Chinese planemaker COMAC’s long journey to go global

by Admin
Chinese planemaker COMAC's long journey to go global

China’s aviation industry faces increasing export control restrictions from the US over alleged military ties.

This has prompted a sense of urgency for Beijing to develop its own parts, particularly the engine, to mitigate the risks of relying on western suppliers.


Mr Tse added that aside from production, certification is key to taking off internationally. 

It took Airbus and Embraer around 30 years to mature, and certification from the US Federal Aviation Administration is essential to succeeding.

China’s civil aviation authority is already making it a priority to obtain European certification for the C919 by next year.

Meanwhile, China still needs to purchase aircraft from foreign manufacturers to meet air travel demand, with Airbus in talks to sell over 100 wide body jets to Chinese airlines.

COMAC is expected to manufacture 150 C919s annually over the next five years, a small number compared with Airbus and Boeing, which delivered 735 and 528 respectively last year.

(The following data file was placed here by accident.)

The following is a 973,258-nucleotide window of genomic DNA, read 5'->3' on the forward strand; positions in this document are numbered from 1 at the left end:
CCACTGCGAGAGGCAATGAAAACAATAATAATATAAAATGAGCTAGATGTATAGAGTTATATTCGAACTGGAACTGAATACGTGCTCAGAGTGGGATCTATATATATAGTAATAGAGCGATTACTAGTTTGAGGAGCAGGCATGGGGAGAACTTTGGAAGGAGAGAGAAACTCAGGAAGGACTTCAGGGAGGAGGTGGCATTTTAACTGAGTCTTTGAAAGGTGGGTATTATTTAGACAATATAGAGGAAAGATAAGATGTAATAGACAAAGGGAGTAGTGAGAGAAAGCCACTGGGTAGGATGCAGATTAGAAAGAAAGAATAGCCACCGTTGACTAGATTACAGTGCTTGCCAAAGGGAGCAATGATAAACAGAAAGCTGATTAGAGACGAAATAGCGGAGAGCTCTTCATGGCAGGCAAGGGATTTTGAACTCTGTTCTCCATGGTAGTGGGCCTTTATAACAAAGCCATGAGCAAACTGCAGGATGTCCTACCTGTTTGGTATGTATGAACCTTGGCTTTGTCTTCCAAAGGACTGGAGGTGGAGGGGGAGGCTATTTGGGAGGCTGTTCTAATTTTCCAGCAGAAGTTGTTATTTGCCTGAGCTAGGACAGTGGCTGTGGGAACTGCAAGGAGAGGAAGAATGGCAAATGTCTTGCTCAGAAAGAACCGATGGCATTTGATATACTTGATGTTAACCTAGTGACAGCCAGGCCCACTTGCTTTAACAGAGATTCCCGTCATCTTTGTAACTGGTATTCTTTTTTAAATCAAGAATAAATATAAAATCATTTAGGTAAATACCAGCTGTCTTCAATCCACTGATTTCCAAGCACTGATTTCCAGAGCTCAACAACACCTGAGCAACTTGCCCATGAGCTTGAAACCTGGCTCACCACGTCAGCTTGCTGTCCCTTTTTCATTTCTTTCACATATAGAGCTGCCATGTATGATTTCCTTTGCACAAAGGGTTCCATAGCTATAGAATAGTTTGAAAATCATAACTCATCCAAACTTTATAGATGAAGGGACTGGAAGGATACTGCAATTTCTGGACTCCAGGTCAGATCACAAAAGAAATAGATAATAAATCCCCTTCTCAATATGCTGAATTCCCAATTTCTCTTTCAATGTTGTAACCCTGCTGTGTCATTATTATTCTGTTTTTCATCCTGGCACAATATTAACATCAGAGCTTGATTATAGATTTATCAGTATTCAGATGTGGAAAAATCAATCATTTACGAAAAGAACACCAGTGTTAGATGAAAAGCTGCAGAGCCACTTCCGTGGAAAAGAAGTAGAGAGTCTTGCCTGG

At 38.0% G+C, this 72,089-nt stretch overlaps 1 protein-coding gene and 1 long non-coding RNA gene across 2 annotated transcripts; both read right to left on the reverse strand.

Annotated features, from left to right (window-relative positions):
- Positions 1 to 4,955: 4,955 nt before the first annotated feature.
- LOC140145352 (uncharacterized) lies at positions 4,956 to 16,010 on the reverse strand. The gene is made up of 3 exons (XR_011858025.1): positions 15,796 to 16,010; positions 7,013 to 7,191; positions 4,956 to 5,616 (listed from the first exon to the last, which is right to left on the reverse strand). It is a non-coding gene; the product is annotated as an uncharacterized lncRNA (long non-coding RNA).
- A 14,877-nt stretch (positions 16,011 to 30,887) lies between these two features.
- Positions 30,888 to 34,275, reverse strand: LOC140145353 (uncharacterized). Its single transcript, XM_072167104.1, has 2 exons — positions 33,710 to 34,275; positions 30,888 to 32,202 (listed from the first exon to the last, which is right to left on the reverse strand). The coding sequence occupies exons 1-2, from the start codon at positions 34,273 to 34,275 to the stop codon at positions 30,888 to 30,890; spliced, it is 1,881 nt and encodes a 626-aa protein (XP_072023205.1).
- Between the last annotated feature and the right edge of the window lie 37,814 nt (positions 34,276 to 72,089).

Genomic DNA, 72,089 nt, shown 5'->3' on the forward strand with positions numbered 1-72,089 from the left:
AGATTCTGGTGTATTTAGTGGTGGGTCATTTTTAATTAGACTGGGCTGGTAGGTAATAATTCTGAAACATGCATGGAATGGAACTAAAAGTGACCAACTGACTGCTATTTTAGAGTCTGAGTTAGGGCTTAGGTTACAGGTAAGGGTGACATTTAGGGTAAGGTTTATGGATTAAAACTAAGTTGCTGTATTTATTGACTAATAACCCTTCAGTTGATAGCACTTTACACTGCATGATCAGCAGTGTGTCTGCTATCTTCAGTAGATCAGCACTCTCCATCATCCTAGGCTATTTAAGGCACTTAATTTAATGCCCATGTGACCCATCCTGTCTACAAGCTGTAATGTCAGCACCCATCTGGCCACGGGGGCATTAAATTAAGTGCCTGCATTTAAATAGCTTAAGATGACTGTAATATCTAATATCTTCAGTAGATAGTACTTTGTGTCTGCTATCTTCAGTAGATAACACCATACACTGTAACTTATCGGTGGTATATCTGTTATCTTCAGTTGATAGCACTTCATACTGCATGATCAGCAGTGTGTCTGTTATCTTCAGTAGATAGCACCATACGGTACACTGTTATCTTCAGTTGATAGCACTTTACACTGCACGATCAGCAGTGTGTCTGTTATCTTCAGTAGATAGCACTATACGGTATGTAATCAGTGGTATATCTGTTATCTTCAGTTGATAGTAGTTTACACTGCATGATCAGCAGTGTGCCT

Chinese carriers have reportedly already put in more than 1,000 orders for the C919.

“Its production rate is not that ambitious. No doubt the aircraft will go international in the longer term, but in the shorter term, because of the low production rates, the focus is on the domestic market,” Mr Tse said.

He added that he expects the Belt and Road countries, which have good diplomatic relationships with China, to be the first international buyers of the C919 in the future.

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